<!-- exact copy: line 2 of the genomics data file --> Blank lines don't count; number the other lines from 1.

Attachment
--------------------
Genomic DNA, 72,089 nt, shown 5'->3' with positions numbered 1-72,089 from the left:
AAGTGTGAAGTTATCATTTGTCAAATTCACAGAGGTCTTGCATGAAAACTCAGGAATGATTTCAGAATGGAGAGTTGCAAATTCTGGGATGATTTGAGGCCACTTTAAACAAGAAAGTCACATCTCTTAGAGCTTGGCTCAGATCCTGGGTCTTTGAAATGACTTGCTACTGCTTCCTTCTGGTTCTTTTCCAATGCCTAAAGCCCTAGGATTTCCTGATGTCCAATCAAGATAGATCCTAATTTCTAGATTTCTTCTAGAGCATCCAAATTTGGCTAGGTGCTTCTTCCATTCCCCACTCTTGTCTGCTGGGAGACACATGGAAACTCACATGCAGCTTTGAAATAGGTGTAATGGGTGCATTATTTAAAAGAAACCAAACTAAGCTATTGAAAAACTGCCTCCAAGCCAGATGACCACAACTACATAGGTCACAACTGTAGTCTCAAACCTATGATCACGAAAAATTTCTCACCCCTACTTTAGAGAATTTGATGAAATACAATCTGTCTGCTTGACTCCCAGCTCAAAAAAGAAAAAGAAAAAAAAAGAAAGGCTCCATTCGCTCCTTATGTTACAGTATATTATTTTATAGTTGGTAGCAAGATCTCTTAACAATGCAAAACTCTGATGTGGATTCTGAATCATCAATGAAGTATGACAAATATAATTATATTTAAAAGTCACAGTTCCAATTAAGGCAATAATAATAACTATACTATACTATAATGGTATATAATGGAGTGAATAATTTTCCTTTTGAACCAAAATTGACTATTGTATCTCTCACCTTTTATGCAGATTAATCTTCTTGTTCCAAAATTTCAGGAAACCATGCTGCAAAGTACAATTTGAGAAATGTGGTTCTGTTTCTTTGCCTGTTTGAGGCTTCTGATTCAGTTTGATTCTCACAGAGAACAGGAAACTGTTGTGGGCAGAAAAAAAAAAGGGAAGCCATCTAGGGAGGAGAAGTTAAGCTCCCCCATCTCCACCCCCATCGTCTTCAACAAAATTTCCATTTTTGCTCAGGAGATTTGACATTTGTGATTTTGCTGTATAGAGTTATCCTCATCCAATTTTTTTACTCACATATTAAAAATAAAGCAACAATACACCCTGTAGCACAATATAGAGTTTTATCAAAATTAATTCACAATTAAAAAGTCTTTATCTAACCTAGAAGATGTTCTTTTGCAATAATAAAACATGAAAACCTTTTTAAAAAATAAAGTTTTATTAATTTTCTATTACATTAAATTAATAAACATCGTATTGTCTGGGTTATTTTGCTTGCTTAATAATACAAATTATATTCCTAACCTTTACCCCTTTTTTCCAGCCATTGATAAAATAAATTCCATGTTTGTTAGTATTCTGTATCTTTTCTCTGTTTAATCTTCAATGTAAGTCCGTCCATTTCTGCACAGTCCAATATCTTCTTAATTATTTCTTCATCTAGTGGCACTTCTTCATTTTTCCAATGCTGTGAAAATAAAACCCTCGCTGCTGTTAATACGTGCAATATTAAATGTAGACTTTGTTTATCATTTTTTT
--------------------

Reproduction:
AAGTGTGAAGTTATCATTTGTCAAATTCACAGAGGTCTTGCATGAAAACTCAGGAATGATTTCAGAATGGAGAGTTGCAAATTCTGGGATGATTTGAGGCCACTTTAAACAAGAAAGTCACATCTCTTAGAGCTTGGCTCAGATCCTGGGTCTTTGAAATGACTTGCTACTGCTTCCTTCTGGTTCTTTTCCAATGCCTAAAGCCCTAGGATTTCCTGATGTCCAATCAAGATAGATCCTAATTTCTAGATTTCTTCTAGAGCATCCAAATTTGGCTAGGTGCTTCTTCCATTCCCCACTCTTGTCTGCTGGGAGACACATGGAAACTCACATGCAGCTTTGAAATAGGTGTAATGGGTGCATTATTTAAAAGAAACCAAACTAAGCTATTGAAAAACTGCCTCCAAGCCAGATGACCACAACTACATAGGTCACAACTGTAGTCTCAAACCTATGATCACGAAAAATTTCTCACCCCTACTTTAGAGAATTTGATGAAATACAATCTGTCTGCTTGACTCCCAGCTCAAAAAAGAAAAAGAAAAAAAAAGAAAGGCTCCATTCGCTCCTTATGTTACAGTATATTATTTTATAGTTGGTAGCAAGATCTCTTAACAATGCAAAACTCTGATGTGGATTCTGAATCATCAATGAAGTATGACAAATATAATTATATTTAAAAGTCACAGTTCCAATTAAGGCAATAATAATAACTATACTATACTATAATGGTATATAATGGAGTGAATAATTTTCCTTTTGAACCAAAATTGACTATTGTATCTCTCACCTTTTATGCAGATTAATCTTCTTGTTCCAAAATTTCAGGAAACCATGCTGCAAAGTACAATTTGAGAAATGTGGTTCTGTTTCTTTGCCTGTTTGAGGCTTCTGATTCAGTTTGATTCTCACAGAGAACAGGAAACTGTTGTGGGCAGAAAAAAAAAAGGGAAGCCATCTAGGGAGGAGAAGTTAAGCTCCCCCATCTCCACCCCCATCGTCTTCAACAAAATTTCCATTTTTGCTCAGGAGATTTGACATTTGTGATTTTGCTGTATAGAGTTATCCTCATCCAATTTTTTTACTCACATATTAAAAATAAAGCAACAATACACCCTGTAGCACAATATAGAGTTTTATCAAAATTAATTCACAATTAAAAAGTCTTTATCTAACCTAGAAGATGTTCTTTTGCAATAATAAAACATGAAAACCTTTTTAAAAAATAAAGTTTTATTAATTTTCTATTACATTAAATTAATAAACATCGTATTGTCTGGGTTATTTTGCTTGCTTAATAATACAAATTATATTCCTAACCTTTACCCCTTTTTTCCAGCCATTGATAAAATAAATTCCATGTTTGTTAGTATTCTGTATCTTTTCTCTGTTTAATCTTCAATGTAAGTCCGTCCATTTCTGCACAGTCCAATATCTTCTTAATTATTTCTTCATCTAGTGGCACTTCTTCATTTTTCCAATGCTGTGAAAATAAAACCCTCGCTGCTGTTAATACGTGCAATATTAAATGTAGACTTTGTTTATCATTTTTTT